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American University refuses to say how it punished ‘perpetrators’ in racist-banana incident

Student paper tells staff not to share Facebook ‘solidarity statement’

The use of bananas in allegedly racist incidents at American University is not only roiling the university community – it’s creating divisions within the student newspaper.

Several staffers at The Eagle were upset when the newspaper’s leadership told them not to share a Facebook “solidarity statement” against racism on campus, according to a staffer who left.

That staffer told The College Fix that the top-down directive – intended to preserve The Eagle’s objectivity – was “unconstitutional” because it violated labor regulations.

An administration spokesperson declined to tell The Fix how it punished two alleged perpetrators in one banana incident. The school believes it can’t share “conduct outcomes” – even stripped of a student’s identity – under the Family Educational Rights and Privacy Act (FERPA).

Rotten banana and ‘drawing of a penis’

American University President Neil Kerwin, in his final year in office, wrote a memo to the community to condemn “two incidents of unacceptable student behavior” against African-American students that left the community “shaken, upset, and even feeling unsafe.”

Two white students were accused of throwing a banana at a black woman Sept. 8th. The other incident is murkier because the school has not confirmed rumors.

MORE: Throwing a banana is a ‘hate crime’

The same night, a rotten banana was left outside another black woman’s room and the culprit “defaced [her] white board with a drawing of a penis,” Naomi Zeigler, opinion editor for The Eagle, told The Fix in a Facebook message. Freshman Neah Gray identified herself as that student to The Washington Post.

Though he cautioned that he didn’t know what happened in the two incidents, the chair of the student government’s Judicial Board, Jon Shapiro, told The Fix in a Facebook message that “the rumors make reality.”

The “prevailing opinion” on campus is that at least one black female had a banana thrown at her, and that either that same student or a “separate student” had a rotten banana left at her door, “with a drawing of male genitalia left on her white board,” Shapiro said.

Kerwin said in his memo that the school will “confront racist expressions with forceful condemnation and respond to discrimination with every tool at our disposal,” and will “educate those who cause harm with their insensitivity and ignorance.”

MORE: American U bans filming of Black Lives Matter co-founder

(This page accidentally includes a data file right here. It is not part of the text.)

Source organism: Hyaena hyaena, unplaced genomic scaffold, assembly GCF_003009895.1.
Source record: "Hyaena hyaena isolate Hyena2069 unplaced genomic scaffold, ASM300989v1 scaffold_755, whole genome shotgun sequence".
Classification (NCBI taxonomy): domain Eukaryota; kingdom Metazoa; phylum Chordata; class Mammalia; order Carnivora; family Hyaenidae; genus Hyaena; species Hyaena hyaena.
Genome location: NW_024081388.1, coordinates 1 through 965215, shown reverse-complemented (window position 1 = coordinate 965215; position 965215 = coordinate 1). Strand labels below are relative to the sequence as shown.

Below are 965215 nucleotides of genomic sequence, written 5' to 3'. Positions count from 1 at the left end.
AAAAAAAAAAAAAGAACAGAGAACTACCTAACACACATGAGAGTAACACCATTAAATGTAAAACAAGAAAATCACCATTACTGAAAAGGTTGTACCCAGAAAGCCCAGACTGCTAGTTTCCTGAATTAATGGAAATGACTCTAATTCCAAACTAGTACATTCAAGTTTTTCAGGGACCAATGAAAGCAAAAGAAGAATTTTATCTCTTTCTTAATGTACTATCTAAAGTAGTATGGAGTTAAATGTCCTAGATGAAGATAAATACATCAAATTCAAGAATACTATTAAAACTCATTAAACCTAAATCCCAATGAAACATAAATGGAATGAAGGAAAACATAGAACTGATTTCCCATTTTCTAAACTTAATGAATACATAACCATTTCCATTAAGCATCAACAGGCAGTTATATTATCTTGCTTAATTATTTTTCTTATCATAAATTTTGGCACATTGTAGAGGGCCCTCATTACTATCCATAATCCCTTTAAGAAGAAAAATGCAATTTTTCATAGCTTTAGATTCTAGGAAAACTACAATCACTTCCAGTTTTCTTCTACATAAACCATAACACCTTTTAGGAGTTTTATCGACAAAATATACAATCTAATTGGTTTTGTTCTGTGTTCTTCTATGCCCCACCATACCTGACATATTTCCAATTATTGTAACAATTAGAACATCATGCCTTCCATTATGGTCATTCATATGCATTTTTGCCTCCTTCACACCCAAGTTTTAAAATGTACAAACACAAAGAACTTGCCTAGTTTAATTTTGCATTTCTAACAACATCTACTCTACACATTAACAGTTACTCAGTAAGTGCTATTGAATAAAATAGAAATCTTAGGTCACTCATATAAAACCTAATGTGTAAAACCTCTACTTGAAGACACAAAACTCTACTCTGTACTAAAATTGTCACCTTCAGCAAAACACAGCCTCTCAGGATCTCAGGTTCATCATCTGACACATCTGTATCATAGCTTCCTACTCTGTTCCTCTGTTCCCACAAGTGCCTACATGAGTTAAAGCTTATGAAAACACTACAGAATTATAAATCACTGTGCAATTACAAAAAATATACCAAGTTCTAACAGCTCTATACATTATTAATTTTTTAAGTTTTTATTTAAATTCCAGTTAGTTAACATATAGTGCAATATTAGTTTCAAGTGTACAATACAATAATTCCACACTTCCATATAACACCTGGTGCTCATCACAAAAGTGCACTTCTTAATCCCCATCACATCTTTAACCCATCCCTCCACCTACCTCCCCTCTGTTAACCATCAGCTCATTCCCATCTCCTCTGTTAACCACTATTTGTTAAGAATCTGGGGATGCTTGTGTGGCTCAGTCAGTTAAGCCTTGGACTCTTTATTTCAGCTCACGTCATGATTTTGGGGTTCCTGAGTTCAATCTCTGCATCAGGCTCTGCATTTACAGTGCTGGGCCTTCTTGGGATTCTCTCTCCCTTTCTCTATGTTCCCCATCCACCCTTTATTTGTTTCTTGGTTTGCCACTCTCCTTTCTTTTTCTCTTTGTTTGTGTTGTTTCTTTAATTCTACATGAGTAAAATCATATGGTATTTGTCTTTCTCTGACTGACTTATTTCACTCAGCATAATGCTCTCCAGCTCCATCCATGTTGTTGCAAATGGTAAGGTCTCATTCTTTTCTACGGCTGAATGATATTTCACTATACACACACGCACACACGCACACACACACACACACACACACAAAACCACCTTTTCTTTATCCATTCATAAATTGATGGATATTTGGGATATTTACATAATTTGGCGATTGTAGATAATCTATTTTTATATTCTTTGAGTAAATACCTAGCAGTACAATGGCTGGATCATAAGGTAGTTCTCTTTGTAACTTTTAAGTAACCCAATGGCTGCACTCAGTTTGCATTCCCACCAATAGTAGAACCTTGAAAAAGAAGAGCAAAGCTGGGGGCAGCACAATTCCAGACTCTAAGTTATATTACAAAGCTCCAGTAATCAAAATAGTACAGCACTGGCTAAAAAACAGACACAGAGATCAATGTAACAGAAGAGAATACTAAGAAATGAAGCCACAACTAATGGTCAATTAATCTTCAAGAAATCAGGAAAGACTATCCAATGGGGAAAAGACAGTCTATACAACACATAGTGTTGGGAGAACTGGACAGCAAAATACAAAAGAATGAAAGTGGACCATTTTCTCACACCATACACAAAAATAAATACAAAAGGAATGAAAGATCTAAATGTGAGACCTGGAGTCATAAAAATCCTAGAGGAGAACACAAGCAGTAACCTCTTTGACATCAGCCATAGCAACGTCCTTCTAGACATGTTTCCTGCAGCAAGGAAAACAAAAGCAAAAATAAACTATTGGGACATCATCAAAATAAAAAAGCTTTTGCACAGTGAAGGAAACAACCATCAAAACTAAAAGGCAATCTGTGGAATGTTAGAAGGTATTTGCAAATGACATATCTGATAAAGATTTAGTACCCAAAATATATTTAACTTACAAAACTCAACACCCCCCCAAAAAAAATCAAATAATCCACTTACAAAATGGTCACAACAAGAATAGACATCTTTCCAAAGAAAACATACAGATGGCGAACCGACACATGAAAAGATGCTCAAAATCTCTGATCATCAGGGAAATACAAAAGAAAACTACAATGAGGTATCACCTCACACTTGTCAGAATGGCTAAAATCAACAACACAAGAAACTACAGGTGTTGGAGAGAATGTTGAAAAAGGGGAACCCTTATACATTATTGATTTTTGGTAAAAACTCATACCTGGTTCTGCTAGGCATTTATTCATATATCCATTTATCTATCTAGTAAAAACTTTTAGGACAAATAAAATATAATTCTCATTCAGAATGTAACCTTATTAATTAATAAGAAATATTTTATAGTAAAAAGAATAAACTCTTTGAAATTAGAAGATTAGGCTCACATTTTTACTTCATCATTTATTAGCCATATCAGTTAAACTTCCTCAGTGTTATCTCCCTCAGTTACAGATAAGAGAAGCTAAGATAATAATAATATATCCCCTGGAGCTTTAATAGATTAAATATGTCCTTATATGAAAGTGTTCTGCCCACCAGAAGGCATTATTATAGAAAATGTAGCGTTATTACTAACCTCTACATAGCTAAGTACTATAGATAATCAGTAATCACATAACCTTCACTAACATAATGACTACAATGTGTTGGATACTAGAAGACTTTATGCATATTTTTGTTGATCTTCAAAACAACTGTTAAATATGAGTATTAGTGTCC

FERPA hides ‘conduct outcomes’?

The president only said the perpetrators in the banana-throwing “have been held accountable,” without explaining their punishment. (A Sept. 16 bulletin said “conduct charges” had been filed by the dean of students.)

Many students have demanded the immediate suspension of the banana throwers.

“Federal law (FERPA) prevents us from releasing educational records without students’ permission and a specific waiver,” Camille Lepre, assistant vice president of communications, told The Fix in an email. “Conduct outcomes are educational records.”

The Student Press Law Center recently challenged this view of FERPA preventing schools from releasing disciplinary outcomes, in an analysis of a high school bullying case.

Simply by confirming that “discipline was imposed,” under its own view, the school has already violated FERPA, according to SPLC Executive Director Frank LoMonte.

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“Specifying the discipline imposed on unidentified students does not violate federal privacy law,” because “nothing private is being given away by informing the public of the measure of punishment,” LoMonte wrote. “The school can say more.”

In the second incident – the rotten banana left at the door – “the investigation is open and Public Safety has repeatedly appealed for anyone with information to come forward,” Lepre said. “No one has, and as yet, no perpetrators have been identified.”

‘We as reporters can’t share that status’ on Facebook

There have been two major reactions to The Eagle’s role in the banana blowback: one among the paper’s own staff, and the other in response to an op-ed by Shapiro, the Judicial Board chair.

The Eagle found itself dealing with an internal struggle after it told staffers not to share a viral Facebook status on their own personal pages.

The status reads:

I, [name], stand with the students of American University in their battle against discrimination, racism and violence against Black bodies, specifically Black females, on their campus and throughout this country. #SolidarityWithOurSisters

In a memo leaked by Shelby Morgan, a former staffer in the Scene section, Editor-in-Chief Kate Magill directed Eagle staffers – particularly those covering racism-related events – not to share the solidarity statement.